Oil lobby tries to paint a negative image of federal regulators

Michael Bromwich, the nation’s head oil and gas drilling regulator, lashed out at the oil industry Tuesday for spreading what he calls politically motivated lies and distortions about the federal government’s speed in approving new offshore drilling permits in the Gulf of Mexico. “I continue to be disappointed to see politically motivated, erroneous reports and commentaries, sponsored by various industry associations and groups, criticizing the [government] for allegedly ‘slow-walking’ permits and plans,” Michael Bromwich, head of the Bureau of Ocean Energy Management, Regulation, and Enforcement (BOEMRE), said in a speech at the Center for Strategic and International Studies. “That is ... Read More

Brother of slain Deepwater Horizon worker stands up for worker safety

Overcome with grief at times, Christopher Jones, the brother of a BP contractor who died in the Deepwater Horizon oil rig explosion, fought back tears as he spoke before a congressional panel, pleading with legislators to toughen worker safety laws and increase liability for companies that recklessly endanger the lives of their workers. Jones made his remarks before a House Natural Resources Committee meeting that was primarily exploring Republican criticism that the Obama administration was moving too slowly in its approval of new drilling permits after BP’s Deepwater Horizon explosion, which killed 11 workers and created the worst environmental disaster ... Read More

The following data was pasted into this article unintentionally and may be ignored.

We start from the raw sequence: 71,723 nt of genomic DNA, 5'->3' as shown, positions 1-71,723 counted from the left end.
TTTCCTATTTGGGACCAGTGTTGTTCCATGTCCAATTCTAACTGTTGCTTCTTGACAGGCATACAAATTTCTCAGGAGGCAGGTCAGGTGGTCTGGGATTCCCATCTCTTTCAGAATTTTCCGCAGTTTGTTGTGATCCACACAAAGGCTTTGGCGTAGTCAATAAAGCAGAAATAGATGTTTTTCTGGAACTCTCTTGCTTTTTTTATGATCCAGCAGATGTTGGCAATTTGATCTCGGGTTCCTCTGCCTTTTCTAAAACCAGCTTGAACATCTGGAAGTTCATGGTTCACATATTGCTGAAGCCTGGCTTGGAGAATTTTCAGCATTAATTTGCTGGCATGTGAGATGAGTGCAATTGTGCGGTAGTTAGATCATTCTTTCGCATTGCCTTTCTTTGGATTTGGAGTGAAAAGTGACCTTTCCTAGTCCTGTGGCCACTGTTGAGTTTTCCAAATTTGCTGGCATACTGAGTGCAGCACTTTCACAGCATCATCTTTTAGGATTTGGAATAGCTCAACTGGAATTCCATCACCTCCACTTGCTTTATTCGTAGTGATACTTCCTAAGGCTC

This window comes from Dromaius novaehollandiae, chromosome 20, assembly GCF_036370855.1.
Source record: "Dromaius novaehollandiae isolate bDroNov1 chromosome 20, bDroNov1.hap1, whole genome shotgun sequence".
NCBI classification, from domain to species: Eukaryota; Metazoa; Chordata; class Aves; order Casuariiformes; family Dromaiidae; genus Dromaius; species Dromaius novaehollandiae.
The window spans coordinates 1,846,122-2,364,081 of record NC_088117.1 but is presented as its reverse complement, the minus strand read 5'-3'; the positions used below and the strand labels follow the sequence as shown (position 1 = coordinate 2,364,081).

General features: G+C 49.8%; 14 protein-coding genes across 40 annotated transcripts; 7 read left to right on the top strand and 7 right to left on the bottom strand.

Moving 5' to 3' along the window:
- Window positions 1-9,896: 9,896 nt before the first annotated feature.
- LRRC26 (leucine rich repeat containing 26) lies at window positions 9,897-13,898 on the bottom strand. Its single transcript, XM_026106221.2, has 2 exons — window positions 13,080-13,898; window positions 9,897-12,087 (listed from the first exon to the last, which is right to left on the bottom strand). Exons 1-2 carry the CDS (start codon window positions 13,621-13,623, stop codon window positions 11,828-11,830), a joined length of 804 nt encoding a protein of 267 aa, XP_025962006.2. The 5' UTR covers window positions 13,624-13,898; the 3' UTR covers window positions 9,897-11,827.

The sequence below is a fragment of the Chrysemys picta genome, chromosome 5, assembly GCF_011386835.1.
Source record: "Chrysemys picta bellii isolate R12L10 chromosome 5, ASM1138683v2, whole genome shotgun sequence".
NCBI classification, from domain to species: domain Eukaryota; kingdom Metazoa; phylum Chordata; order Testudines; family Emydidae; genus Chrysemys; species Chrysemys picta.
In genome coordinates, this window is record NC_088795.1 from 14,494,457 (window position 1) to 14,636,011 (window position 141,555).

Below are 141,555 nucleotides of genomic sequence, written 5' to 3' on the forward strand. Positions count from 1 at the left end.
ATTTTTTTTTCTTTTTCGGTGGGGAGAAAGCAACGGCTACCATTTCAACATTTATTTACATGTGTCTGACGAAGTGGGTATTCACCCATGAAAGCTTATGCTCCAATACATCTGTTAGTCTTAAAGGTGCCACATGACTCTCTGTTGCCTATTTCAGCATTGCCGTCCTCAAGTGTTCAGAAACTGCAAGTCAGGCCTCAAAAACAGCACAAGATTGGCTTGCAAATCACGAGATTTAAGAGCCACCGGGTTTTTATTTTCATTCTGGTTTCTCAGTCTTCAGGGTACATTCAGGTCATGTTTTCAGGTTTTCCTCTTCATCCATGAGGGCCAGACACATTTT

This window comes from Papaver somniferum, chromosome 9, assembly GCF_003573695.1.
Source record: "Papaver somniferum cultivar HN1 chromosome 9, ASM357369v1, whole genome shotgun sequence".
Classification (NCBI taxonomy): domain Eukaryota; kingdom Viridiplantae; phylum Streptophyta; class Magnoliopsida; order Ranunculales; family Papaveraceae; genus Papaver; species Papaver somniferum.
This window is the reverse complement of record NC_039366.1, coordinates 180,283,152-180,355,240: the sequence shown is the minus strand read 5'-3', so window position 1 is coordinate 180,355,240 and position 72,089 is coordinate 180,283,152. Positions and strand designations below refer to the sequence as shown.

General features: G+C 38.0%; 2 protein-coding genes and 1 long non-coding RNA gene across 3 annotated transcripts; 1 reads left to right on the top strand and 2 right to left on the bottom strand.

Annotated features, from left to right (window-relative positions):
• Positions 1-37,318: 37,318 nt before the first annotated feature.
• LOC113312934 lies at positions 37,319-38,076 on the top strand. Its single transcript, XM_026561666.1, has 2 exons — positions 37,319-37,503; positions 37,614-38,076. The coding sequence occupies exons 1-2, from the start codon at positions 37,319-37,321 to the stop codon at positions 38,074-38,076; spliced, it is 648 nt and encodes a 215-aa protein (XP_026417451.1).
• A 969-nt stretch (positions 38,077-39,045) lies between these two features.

FDA approval process flawed, warns Government Accountability Office

In January 2009, the Government Accountability Office prescribed some “immediate steps” federal regulators must take to improve its approval process and decrease the chance that dangerous drugs and medical devices are let loose on the public. But because nobody ever really listens to the GAO, it’s been business as usual for the U.S. Food and Drug Administration, which has fast-tracked the approval and sale of 67 medical devices since the GAO’s warning with the 510(k) program, allowing high-risk devices such as DePuy’s Acetabular and ASR Hip Resurfacing Systems to slip past a rigorous medical review. DePuy’s hip implants were sped ... Read More

U.S. issues new recommendations for dealing with toxic Chinese drywall

The U.S. government has revised its list of recommended measures to take when dealing with “problem drywall,” which it estimates to be installed in tens of thousands of homes throughout the United States. Thousands of homeowners who purchased homes built from 2005 to 2008, mostly in Florida and other parts of the Southeast, have complained of noxious fumes emitting from their walls, rendering their homes unlivable and unsellable. The problem has been linked to drywall imported from China, which contains a high percentage of sulfuric compounds harvested from industrial waste. The drywall releases hydrogen sulfide gas, which causes a range ... Read More

Football concussions lead to future problems for many players

A number of football players from the high school and college level all the way to the NFL have been in the news recently, not for throws completed or yards run but for concussions and other types of traumatic brain injury (TBI) they received during play. Doctors and safety advocates have called for better safety measures for football players, ones that would decrease the likelihood and severity of head injuries. But how that translates on the field has been a source of confusion and contention for players and fans alike. After all, football is an aggressive contact sport. Most people ... Read More